The similarities between what happened in Ukraine in the winter of 2013-2014, and what the EU (with US direction) is quietly pulling off at this very moment in Macedonia is uncanny, and frankly quite scary.
Its like watching Die Hard 2. We all know that John McClean will eventually deliver his “Yippie Kai Yay Mother Fucker” moment…what we are left to wonder is how much destruction will take place in between.
Remember that in 2013 it was then European Commission President José Manuel Durão Barroso who imposed an ominous ultimatum on the democratically elected Yanukovich government, ‘to sign the EU Association Agreement or else.’
As Yanukovich wavered (and for good reason, the EU deal sucked big time), the Maidan operation ramped up. We all know the outcome of the EU’s “take it or leave” deals.
The only question that remains is when will John McCain touch down in Skopje?
Which brings us to today. Sputnik News reports the story unfolding in Macedonia. We have take the liberty to highlight Ukraine related similarities in [blue brackets] to underscore the parallels.
Western media claims that Nikola Gruevski, the current Prime Minister of Macedonia, created the crisis that puts his government at risk, EUobserver reported.
[Western media claims that Viktor Yanukovych, the current President of Ukraine, created the crisis that puts his government at risk.]
Recently, Gruevski was accused of mass illegal surveillance, election fraud, as well as abuse of the country’s justice system and media.
[Recently, Yanukovich was accused of fraud and corruption, as well as abuse of the power.]
Now the European Commission wants to send the government in Skopje a list of tough rule-of-law reforms. If Gruevski doesn’t react and there is no action taken by his government, the Commission will stop backing Macedonia’s EU entry talks, EUobserver said.
[Now the European Commission wants to the government in Kiev to sign the EU Association Agreement. If Yanukovich doesn’t sign the Agreement and there is no action taken by his government, the Commission will stop backing Ukraine’s EU entry talks.]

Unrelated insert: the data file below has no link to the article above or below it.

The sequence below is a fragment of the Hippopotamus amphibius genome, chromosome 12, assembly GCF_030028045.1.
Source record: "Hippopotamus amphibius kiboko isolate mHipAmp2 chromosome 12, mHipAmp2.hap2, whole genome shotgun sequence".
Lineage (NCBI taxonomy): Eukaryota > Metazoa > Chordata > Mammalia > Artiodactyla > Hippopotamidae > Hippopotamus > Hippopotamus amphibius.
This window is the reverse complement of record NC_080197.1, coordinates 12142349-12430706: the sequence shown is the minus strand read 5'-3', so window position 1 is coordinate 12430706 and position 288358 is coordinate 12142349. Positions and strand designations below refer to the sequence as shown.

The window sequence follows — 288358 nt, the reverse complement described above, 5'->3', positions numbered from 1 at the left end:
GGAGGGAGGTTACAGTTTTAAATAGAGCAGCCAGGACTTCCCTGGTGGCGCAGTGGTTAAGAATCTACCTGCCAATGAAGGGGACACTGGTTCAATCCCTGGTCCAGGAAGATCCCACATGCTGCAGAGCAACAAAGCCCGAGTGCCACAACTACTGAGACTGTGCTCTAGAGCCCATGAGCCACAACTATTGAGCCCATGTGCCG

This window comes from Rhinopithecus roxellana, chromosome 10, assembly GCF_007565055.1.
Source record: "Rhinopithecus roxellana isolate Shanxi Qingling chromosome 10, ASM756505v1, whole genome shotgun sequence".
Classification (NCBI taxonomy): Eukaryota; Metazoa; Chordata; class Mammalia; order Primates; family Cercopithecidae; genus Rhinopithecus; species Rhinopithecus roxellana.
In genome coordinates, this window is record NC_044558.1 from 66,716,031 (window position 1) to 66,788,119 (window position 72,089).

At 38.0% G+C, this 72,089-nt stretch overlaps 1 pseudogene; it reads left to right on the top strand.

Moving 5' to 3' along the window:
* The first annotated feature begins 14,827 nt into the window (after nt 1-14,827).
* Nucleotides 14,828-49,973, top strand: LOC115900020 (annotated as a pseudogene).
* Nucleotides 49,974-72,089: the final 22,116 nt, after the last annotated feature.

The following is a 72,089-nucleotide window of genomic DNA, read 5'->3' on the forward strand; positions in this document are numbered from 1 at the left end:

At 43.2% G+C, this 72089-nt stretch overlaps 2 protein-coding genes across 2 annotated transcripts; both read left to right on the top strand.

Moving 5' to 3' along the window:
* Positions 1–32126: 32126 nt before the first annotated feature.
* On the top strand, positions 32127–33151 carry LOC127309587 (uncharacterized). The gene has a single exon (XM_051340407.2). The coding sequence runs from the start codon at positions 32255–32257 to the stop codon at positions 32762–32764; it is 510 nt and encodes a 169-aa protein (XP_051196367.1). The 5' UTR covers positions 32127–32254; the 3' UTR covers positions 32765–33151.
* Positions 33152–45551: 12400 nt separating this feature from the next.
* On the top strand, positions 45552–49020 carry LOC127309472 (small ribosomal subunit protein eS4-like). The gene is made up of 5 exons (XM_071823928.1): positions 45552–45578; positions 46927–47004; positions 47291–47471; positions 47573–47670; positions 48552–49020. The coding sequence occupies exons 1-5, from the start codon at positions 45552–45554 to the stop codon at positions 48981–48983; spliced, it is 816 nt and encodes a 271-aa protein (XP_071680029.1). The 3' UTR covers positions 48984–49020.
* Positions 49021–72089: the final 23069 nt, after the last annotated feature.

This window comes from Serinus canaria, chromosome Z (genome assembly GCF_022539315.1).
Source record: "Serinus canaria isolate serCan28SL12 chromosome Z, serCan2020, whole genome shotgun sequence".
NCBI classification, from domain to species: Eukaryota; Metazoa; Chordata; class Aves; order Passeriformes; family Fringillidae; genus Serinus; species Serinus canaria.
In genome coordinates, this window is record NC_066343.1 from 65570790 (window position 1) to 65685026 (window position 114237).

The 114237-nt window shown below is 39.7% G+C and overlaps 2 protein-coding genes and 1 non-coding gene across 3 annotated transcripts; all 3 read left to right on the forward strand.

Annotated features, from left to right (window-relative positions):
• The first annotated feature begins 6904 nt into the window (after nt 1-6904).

Macedonia has been a candidate country for EU accession since 2005. However, negotiations haven’t made any significant progress and there are many obstacles that stand in the way.
[Ukraine’s EU Association Agreement was initialed on 30 March 2012. However, negotiations haven’t made any significant progress and there are many obstacles that stand in the way, most notably the treatment and sentencing (considered by EU leaders as a politically motivated trial) of former Prime Minister of Ukraine Yulia Tymoshenko]
Gruevski and Zoran Zaev, the Macedonian opposition leader, agreed to hold early parliamentary elections in April 2016. However, the two politicians can’t agree when Gruevski must step down.
[Yanukovich, Klitschko and Yatsenyuk, the Ukrainian opposition leaders, agreed to hold early parliamentary elections in December 2014. The politicians agreed a national unity government will be installed until election take place.]
Zaev wants Gruevski to step down in October so that a technocratic government can prepare fair elections. According to Zaev, if Gruevski doesn’t step down, he will rig the new elections in 2016, EUobserver said.
[The deal has been met with scepticism by some of the thousands of protesters who remain on Independence Square in Kiev, with some saying they still did not trust President Yanukovych. BBC reports.]
Gruevski, on the other hand, said the majority of Macedonians support his government and if the elections were held today, his party would win them easily.
[Yanukovich, on the other hand, was democratically elected in internationally recognised elections, and his party maintains strong support in Eastern and Southern Ukraine regions]
Macedonia has been mired in political crisis since the elections in April 2014. The opposition blames the government of current Macedonian Prime Minister Nikola Gruevski for the country’s social and economic problems, aggravated by corruption.
[Ukraine has been mired in political crisis since the EuroMaidan protests in November 2013. The opposition blames the government of current Ukrainian President Viktor Yanukovich for the country’s social and economic problems, aggravated by corruption.]
The statements, views and opinions expressed in this column are solely those of the author and do not necessarily represent those of The Duran.